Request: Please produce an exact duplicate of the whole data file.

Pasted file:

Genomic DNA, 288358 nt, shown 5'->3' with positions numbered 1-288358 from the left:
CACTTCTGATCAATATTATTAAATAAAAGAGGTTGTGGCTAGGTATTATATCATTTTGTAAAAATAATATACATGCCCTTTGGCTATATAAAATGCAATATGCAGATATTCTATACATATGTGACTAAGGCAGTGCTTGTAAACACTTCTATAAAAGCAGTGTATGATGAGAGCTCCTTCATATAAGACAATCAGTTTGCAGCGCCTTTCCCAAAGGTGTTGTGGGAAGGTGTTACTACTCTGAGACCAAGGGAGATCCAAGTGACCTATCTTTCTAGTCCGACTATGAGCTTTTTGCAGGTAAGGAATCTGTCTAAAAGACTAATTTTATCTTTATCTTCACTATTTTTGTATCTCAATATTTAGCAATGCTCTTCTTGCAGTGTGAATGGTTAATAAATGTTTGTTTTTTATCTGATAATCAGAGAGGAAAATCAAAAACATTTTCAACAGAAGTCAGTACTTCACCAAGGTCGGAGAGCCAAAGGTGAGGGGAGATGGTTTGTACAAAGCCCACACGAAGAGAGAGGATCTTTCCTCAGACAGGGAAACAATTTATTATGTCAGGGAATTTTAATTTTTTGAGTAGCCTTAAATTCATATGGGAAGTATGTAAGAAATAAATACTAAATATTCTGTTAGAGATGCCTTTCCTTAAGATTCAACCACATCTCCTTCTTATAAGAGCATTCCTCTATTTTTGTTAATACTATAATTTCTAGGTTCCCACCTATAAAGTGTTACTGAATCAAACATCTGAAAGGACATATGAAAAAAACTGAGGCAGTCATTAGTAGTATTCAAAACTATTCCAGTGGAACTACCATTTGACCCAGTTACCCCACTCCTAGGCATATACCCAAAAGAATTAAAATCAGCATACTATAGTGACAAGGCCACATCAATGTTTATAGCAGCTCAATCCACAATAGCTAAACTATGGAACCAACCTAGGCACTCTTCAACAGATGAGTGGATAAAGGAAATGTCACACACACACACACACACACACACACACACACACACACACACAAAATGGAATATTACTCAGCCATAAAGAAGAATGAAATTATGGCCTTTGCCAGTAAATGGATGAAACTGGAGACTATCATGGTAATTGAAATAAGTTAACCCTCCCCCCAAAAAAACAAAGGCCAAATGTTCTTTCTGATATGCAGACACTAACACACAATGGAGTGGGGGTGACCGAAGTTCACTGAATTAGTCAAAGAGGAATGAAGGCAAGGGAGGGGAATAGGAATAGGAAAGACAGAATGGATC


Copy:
Genomic DNA, 288358 nt, shown 5'->3' with positions numbered 1-288358 from the left:
CACTTCTGATCAATATTATTAAATAAAAGAGGTTGTGGCTAGGTATTATATCATTTTGTAAAAATAATATACATGCCCTTTGGCTATATAAAATGCAATATGCAGATATTCTATACATATGTGACTAAGGCAGTGCTTGTAAACACTTCTATAAAAGCAGTGTATGATGAGAGCTCCTTCATATAAGACAATCAGTTTGCAGCGCCTTTCCCAAAGGTGTTGTGGGAAGGTGTTACTACTCTGAGACCAAGGGAGATCCAAGTGACCTATCTTTCTAGTCCGACTATGAGCTTTTTGCAGGTAAGGAATCTGTCTAAAAGACTAATTTTATCTTTATCTTCACTATTTTTGTATCTCAATATTTAGCAATGCTCTTCTTGCAGTGTGAATGGTTAATAAATGTTTGTTTTTTATCTGATAATCAGAGAGGAAAATCAAAAACATTTTCAACAGAAGTCAGTACTTCACCAAGGTCGGAGAGCCAAAGGTGAGGGGAGATGGTTTGTACAAAGCCCACACGAAGAGAGAGGATCTTTCCTCAGACAGGGAAACAATTTATTATGTCAGGGAATTTTAATTTTTTGAGTAGCCTTAAATTCATATGGGAAGTATGTAAGAAATAAATACTAAATATTCTGTTAGAGATGCCTTTCCTTAAGATTCAACCACATCTCCTTCTTATAAGAGCATTCCTCTATTTTTGTTAATACTATAATTTCTAGGTTCCCACCTATAAAGTGTTACTGAATCAAACATCTGAAAGGACATATGAAAAAAACTGAGGCAGTCATTAGTAGTATTCAAAACTATTCCAGTGGAACTACCATTTGACCCAGTTACCCCACTCCTAGGCATATACCCAAAAGAATTAAAATCAGCATACTATAGTGACAAGGCCACATCAATGTTTATAGCAGCTCAATCCACAATAGCTAAACTATGGAACCAACCTAGGCACTCTTCAACAGATGAGTGGATAAAGGAAATGTCACACACACACACACACACACACACACACACACACACACACACAAAATGGAATATTACTCAGCCATAAAGAAGAATGAAATTATGGCCTTTGCCAGTAAATGGATGAAACTGGAGACTATCATGGTAATTGAAATAAGTTAACCCTCCCCCCAAAAAAACAAAGGCCAAATGTTCTTTCTGATATGCAGACACTAACACACAATGGAGTGGGGGTGACCGAAGTTCACTGAATTAGTCAAAGAGGAATGAAGGCAAGGGAGGGGAATAGGAATAGGAAAGACAGAATGGATC